The spirit of the valley never dies.
This is called the mysterious female.
The gateway of the mysterious female
Is called the root of heaven and earth.
Dimly visible, it seems as if it were there,
Yet use will never drain it.
The spirit of the valley is the only thing that’s real. All the various mountains and mole hills of my life come and go. I have good times, followed by bad times, followed again by good times—round and round they go. When each in its turn fades to the past, it flows down into this empty valley; this valley is forever empty, no matter how many experiences drain from the present moment into it. When ever I need an anchor to hold me steady in the winds of contemporary chaos, I contemplate this.
The mysterious female has nothing to do with gender, though I see why of the two, male and female, female represents this eternal quality. Men tend to be bolder and more aggressive, at least on the surface, and like mountains, they represent a young bold state. But, what is bold and young today is meek and old tomorrow—in time all mountains erode away down into the valley. The valley is but the empty space between two mountains, and so it only seems as if it were there. After the mountains wear away, the space is still there.
The mysterious female goes to the heart of: Darkly visible, it only seems as if it were there. I know not whose son it is. It images the forefather of God [see ch. 4]. I need all this kind of imagery I can get to help me back off more tangible descriptions; these are just road blocks that obstruct the gateway.
The gateway of the mysterious female, Is called the root of heaven and earth. Thus, just scratching the surface of the mysterious female produces all of existence. Anything tangible lies just at this gateway. When I just perceive without differentiating and judging,—use the light, but give up the discernment [see ch. 52]—I can crack open that gateway and sense the most profound mystery.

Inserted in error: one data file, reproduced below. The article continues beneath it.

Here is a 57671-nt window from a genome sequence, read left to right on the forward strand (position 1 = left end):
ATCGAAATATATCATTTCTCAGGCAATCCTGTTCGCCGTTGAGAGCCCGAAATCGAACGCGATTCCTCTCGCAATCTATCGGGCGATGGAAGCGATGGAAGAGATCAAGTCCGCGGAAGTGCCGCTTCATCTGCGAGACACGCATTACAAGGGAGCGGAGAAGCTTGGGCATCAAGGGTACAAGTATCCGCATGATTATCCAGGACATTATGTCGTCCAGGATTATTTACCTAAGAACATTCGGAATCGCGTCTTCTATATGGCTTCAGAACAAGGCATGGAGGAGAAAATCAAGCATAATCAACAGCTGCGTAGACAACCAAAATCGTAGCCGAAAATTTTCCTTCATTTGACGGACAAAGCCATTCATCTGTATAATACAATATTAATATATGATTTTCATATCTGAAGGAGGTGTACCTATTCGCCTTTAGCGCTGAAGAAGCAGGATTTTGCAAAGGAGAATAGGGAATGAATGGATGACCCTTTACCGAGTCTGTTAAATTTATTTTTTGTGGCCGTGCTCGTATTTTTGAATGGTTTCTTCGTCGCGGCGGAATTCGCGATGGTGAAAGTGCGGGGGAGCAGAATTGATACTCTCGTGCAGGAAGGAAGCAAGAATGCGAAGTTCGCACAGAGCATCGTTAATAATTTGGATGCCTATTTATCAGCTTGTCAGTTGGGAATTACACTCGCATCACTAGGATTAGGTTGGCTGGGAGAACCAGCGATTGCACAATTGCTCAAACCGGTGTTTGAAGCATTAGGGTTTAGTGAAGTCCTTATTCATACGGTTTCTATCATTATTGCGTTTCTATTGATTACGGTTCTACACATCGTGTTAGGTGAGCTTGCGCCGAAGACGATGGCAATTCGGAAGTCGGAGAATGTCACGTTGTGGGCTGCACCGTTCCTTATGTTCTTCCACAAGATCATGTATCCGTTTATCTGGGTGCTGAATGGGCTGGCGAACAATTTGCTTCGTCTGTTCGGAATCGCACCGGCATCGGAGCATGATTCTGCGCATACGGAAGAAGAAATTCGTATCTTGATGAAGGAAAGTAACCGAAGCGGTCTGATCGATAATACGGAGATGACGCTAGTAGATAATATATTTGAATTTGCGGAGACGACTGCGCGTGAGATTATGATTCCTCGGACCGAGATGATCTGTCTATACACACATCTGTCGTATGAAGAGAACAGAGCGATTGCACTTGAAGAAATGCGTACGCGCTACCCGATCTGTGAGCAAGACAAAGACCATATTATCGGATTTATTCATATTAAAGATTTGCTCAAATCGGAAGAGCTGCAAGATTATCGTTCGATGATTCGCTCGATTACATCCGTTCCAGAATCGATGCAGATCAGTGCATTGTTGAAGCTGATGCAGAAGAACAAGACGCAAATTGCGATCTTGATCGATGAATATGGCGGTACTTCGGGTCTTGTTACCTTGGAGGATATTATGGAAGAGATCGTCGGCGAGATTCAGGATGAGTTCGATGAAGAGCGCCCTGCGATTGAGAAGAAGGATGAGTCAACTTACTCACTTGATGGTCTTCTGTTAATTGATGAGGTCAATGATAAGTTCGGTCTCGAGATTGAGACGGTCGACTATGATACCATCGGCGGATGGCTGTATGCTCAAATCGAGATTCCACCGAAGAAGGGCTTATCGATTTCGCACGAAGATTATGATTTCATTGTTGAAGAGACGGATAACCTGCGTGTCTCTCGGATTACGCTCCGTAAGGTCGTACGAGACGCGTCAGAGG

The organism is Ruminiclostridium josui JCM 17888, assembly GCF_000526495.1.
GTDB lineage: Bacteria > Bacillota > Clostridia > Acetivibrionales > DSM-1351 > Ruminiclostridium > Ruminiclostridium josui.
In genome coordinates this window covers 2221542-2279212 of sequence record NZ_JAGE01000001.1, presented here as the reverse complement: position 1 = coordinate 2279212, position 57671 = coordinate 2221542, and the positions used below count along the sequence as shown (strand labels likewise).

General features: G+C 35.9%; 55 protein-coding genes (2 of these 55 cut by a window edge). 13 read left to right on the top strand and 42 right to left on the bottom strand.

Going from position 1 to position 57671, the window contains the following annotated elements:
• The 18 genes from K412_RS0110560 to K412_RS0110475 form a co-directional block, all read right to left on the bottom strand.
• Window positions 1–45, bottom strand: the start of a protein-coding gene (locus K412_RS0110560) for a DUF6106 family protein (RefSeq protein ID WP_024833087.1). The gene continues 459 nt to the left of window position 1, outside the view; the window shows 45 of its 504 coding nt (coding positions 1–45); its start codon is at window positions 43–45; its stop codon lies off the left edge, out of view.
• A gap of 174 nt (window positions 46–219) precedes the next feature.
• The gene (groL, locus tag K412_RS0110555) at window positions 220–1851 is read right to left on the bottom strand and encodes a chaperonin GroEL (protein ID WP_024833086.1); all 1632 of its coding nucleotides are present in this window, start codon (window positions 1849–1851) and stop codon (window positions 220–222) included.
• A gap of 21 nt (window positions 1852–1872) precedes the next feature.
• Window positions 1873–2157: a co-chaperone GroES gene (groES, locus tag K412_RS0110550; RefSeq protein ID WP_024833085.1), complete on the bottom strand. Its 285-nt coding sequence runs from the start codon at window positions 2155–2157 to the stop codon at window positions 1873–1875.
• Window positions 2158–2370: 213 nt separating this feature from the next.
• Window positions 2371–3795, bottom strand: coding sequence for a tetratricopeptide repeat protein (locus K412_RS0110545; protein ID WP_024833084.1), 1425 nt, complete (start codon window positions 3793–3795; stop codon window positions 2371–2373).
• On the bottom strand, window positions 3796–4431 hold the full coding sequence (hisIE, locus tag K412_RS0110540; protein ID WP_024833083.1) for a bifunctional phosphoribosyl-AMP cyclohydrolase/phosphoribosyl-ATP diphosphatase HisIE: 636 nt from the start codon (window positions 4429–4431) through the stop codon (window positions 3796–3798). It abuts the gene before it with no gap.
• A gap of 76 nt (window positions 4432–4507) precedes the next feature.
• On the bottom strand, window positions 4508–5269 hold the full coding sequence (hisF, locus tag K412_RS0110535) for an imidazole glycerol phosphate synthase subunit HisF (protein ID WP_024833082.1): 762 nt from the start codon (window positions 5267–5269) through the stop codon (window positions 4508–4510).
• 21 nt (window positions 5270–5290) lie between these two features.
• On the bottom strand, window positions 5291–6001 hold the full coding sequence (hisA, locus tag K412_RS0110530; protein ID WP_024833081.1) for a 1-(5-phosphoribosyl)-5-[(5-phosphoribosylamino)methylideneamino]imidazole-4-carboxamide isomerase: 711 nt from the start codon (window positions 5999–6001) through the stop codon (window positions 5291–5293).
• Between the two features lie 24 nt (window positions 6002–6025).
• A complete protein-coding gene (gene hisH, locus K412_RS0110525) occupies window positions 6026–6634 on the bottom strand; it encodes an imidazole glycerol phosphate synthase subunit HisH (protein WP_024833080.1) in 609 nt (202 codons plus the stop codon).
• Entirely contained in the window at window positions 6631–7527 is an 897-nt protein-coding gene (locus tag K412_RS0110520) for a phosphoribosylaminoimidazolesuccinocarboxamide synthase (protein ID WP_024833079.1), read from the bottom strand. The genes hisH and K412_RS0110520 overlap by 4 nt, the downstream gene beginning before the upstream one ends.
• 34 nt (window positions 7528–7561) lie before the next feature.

Life’s survival instinct always urges me upward and onward—to grow like the mountain, or at least to hold my position. Putting my faith here leaves me all the more insecure. I can’t stop the erosion. Each day I wither away, little by little. I was born to die; death is the mysterious female. As I come to know this, life itself seems an illusion. The less real life seems, the less fearsome its end feels. I’m not my ideas, nor am I my skin, nor bones, nor blood. When I drop it all away, all that is left is nothing—the mysterious female. In letting go, I come closer to the root of heaven and earth. This reminds me of what Jesus said: ‘For whosoever will save his life shall lose it: and whosoever will lose his life for my sake shall find it’.
My senses keep clamoring, ‘It’s this’ ‘It’s that’. I’m beginning to see through this instinctual and emotional trickery. The spirit of the valley is ‘Not this’ ‘Not that’.
If I picture existence as a circle, then dimly visible, it seems as if it were there, is that which lies both forward and backward from this immediate now part of the circle. As now moves toward the future, what was now recedes into the dimly visible and the future continues to seem as if it were there. Time is an odd experience; this is known as mysterious sameness. [see ch. 56]. Much of my difficulty stems from differentiating NOW apart from the whole EVER.
When I shine the spot light of desire on the dimly visible nature of reality, I ascend into discontentment.